Minimalists in History: Andrew Jackson Downing

© 2013 Christy King

“To get, and to have the reputation of possessing, is the ruling passion. To it are bent all the energies of nine-tenths of our population.”

– The American Review, 1845

If you’ve read my post about the early republicans, you may remember that republicans tried to shape the United States as a country that valued and practiced simple living. By the early 1800s, though, most Americans were pursuing upward social mobility, and materialism was rampant.

There were, however, many who still believed in the virtues of classical simplicity. Some of these people argued that certain artistic and literary styles could reinforce republican simplicity.

One such person was landscape designer, horticulturalist, architect and writer Andrew Jackson Downing (1815-1852).

“The true philosophy of living in America is to be found in moderate desires, a moderate establishment, and moderate expenditures.”

– Andrew Jackson Downing

Downing asserted that a properly designed home was “a powerful means of civilization” and that a good home encourages its inhabitants to be better citizens. He believed good housing and landscape should provide not only for the residents’ physical needs but also for their “moral, social, and intellectual existence.”

“[T]here is a moral influence in a country home. . . which is more powerful than any mere oral teachings of virtue and morality. . . .

That family, whose religion lies away from its threshold, will show but slender results from the best teachings, compared with another where the family hearth is made a central point of the Beautiful and the Good.”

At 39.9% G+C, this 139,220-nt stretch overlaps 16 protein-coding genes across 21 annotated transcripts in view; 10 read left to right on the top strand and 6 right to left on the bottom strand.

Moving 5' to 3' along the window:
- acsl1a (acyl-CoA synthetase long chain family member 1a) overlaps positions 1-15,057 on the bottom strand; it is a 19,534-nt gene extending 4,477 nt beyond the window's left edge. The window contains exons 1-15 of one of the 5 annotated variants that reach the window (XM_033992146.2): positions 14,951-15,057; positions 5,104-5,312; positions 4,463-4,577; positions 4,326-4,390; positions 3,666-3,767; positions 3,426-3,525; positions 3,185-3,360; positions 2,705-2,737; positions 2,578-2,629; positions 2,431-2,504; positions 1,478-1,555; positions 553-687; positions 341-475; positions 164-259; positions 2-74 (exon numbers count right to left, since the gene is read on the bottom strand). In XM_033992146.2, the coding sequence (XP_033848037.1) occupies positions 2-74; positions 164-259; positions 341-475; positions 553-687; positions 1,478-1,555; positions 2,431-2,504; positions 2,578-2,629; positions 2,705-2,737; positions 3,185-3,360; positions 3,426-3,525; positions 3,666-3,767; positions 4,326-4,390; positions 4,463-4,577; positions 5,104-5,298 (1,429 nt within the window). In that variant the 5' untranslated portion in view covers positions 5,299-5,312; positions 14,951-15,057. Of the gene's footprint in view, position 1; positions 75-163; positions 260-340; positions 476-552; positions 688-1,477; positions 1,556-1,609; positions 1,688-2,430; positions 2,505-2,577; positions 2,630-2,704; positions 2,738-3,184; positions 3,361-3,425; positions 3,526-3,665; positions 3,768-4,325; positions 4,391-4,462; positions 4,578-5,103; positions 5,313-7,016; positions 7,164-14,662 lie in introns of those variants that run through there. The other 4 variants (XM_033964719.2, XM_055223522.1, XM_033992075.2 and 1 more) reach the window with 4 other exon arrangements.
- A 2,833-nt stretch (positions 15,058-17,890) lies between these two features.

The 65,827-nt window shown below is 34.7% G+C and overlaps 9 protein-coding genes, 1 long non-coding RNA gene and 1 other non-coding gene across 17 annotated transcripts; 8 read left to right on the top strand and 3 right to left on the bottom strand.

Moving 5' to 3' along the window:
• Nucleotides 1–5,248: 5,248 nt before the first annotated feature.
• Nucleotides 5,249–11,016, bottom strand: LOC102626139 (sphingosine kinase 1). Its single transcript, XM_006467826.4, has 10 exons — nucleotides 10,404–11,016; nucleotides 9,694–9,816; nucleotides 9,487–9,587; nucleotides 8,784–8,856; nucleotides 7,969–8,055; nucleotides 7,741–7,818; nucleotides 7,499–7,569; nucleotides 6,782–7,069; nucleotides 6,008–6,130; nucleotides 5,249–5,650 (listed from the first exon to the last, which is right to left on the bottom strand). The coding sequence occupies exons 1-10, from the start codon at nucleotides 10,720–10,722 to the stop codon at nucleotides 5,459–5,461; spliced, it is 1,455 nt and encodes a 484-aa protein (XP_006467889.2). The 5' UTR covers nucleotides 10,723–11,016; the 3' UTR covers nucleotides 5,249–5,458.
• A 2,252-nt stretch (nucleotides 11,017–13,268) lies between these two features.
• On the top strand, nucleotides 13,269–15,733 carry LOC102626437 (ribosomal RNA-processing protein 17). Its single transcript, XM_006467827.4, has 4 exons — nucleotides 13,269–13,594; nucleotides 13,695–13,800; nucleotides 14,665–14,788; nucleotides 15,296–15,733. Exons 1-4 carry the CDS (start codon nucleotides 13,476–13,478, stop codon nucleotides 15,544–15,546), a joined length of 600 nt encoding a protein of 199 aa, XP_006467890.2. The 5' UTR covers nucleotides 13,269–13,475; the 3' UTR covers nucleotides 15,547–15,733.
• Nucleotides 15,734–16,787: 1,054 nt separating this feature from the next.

Disliking cities, he romanticized life in the country and suburbs and felt that a home should be organically related to its environment. He wrote:

“[I]n this country, where integrity and industry are almost always rewarded by more than the means of subsistence, we have firm faith in the moral effects of the fine arts. We believe in the bettering influence of beautiful cottages and country houses – in the improvement of human nature necessarily resulting to all classes from the possession of lovely gardens and fruitful orchards. . . .

[H]e who gives to the public a more beautiful and tasteful model of a habitation than his neighbors is a benefactor to the cause of morality, good order, and the improvement of society where he lives.”

“Let the cottage be a cottage – the farm-house a farm-house – the villa a villa, and the mansion a mansion. . . . there is a peculiar beauty that belongs to each of these classes of dwellings. . . .”

– Andrew Jackson Downing

Interestingly, Downing designed different types of homes for different classes. He didn’t approve of social pretense, instead finding a beauty in each type of dwelling. He felt that if one class of dwelling “borrows the ornaments of the other, it is only debased and falsified in character and expression.”

For laborers at factory centers, he designed a plain cottage with simplicity its “predominant character.” This allowed the home to be beautiful yet inexpensive and easily built.

The farmhouse, “home of the best virtues and the soundest hearts,” was to “rely on its own honest, straight-forward simplicity.”

“[A] home in which humanity and republicanism are stronger than family pride and aristocratic feeling; a home of the virtuous citizen, rather than of the mighty owner of houses and lands.”